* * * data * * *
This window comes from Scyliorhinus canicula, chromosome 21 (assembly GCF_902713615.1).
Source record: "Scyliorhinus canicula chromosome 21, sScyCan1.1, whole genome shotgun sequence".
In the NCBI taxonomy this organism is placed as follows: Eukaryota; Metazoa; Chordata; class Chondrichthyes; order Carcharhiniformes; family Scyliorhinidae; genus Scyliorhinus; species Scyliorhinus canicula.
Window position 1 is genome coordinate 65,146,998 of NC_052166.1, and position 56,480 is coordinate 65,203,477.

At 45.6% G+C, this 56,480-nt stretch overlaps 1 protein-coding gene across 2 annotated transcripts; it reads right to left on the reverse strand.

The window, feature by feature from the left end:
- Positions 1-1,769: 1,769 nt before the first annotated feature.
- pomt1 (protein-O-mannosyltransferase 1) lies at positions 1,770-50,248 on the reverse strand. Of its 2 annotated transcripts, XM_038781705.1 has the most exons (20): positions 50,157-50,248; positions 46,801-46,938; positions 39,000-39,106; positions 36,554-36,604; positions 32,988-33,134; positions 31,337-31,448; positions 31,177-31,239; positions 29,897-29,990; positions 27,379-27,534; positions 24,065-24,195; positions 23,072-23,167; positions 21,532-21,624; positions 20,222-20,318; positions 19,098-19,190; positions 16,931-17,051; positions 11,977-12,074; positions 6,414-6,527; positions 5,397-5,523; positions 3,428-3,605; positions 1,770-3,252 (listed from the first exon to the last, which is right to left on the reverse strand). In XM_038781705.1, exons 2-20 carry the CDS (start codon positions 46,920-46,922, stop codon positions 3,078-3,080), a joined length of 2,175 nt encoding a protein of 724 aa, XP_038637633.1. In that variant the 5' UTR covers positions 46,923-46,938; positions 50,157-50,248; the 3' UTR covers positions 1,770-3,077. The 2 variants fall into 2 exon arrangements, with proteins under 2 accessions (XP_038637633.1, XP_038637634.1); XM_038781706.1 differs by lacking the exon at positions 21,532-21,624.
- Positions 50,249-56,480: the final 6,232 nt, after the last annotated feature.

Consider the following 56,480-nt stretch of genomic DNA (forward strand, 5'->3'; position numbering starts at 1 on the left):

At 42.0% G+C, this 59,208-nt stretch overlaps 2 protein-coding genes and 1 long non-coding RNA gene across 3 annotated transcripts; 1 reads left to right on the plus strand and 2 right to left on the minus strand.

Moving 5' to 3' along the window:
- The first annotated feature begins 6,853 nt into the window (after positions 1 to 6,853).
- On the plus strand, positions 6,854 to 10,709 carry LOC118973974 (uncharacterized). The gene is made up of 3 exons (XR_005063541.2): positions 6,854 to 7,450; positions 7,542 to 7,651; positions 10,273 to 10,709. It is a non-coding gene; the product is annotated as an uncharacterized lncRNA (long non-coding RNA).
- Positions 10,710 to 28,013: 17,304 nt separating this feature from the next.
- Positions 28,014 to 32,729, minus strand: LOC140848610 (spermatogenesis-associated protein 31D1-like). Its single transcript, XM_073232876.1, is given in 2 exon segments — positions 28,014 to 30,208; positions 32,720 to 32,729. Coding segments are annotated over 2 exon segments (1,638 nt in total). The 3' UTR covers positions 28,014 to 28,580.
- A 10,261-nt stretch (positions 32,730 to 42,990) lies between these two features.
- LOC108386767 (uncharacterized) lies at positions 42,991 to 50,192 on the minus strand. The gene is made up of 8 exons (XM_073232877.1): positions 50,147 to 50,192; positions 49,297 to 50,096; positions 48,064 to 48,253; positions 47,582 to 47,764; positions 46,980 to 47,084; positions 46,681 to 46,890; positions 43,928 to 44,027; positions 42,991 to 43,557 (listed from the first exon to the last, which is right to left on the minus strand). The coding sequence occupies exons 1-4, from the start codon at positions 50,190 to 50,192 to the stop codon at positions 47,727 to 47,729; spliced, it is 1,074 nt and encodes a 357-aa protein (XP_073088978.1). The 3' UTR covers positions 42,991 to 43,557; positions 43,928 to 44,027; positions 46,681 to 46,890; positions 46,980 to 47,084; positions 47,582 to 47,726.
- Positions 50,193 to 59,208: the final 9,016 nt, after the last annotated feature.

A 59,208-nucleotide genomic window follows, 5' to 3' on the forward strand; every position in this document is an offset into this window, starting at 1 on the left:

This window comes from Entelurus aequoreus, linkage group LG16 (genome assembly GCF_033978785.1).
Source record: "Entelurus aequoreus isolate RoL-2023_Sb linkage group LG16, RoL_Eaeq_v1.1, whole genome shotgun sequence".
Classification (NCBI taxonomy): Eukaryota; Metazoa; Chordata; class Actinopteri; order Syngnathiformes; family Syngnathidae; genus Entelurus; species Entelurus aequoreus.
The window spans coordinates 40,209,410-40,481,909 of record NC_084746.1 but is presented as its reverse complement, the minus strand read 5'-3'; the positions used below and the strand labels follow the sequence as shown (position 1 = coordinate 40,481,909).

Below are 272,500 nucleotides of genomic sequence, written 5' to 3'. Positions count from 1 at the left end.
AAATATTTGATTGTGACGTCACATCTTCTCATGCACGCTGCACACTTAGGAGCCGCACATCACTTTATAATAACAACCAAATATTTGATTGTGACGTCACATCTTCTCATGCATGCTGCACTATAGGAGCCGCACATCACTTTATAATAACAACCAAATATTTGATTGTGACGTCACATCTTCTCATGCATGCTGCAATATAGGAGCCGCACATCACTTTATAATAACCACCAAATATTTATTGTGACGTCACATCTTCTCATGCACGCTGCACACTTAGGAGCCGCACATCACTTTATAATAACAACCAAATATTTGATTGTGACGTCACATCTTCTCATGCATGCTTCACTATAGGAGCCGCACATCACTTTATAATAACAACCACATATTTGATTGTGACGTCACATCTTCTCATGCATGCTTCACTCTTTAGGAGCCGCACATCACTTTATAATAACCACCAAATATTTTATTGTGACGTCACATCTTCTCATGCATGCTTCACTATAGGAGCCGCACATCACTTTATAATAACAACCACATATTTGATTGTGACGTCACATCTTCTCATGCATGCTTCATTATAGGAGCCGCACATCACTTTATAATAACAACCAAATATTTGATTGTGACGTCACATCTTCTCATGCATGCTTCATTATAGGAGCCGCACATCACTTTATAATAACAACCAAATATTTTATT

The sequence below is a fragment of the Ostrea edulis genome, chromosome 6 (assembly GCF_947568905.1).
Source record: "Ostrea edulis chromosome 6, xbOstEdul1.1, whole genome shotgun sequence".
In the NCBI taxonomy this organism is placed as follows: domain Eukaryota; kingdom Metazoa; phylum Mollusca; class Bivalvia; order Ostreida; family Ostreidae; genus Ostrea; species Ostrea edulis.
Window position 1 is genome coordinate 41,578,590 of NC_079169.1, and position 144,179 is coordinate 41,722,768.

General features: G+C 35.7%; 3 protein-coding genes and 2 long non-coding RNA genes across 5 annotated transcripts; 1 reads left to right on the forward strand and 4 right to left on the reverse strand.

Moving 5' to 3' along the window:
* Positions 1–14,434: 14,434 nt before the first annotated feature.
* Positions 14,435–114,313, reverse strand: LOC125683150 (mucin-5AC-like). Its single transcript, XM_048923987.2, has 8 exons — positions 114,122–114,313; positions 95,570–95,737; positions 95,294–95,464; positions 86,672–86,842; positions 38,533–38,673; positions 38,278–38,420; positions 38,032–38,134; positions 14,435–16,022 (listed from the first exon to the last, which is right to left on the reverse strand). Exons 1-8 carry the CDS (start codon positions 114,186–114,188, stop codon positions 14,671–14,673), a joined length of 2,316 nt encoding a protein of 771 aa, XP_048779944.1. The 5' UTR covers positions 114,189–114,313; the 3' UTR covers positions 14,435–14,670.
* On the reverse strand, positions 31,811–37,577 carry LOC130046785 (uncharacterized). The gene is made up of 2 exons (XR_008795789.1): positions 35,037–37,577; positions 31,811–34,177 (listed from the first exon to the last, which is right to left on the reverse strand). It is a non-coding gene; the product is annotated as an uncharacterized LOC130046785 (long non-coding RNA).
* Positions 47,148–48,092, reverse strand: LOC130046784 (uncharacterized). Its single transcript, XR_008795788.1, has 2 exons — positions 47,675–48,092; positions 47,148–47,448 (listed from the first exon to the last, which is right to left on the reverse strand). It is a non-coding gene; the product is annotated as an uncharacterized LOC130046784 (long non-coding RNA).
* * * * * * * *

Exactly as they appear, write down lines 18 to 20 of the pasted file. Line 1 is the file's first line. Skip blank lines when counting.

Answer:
- LOC108386767 (uncharacterized) lies at positions 42,991 to 50,192 on the minus strand. The gene is made up of 8 exons (XM_073232877.1): positions 50,147 to 50,192; positions 49,297 to 50,096; positions 48,064 to 48,253; positions 47,582 to 47,764; positions 46,980 to 47,084; positions 46,681 to 46,890; positions 43,928 to 44,027; positions 42,991 to 43,557 (listed from the first exon to the last, which is right to left on the minus strand). The coding sequence occupies exons 1-4, from the start codon at positions 50,190 to 50,192 to the stop codon at positions 47,727 to 47,729; spliced, it is 1,074 nt and encodes a 357-aa protein (XP_073088978.1). The 3' UTR covers positions 42,991 to 43,557; positions 43,928 to 44,027; positions 46,681 to 46,890; positions 46,980 to 47,084; positions 47,582 to 47,726.
- Positions 50,193 to 59,208: the final 9,016 nt, after the last annotated feature.

A 59,208-nucleotide genomic window follows, 5' to 3' on the forward strand; every position in this document is an offset into this window, starting at 1 on the left: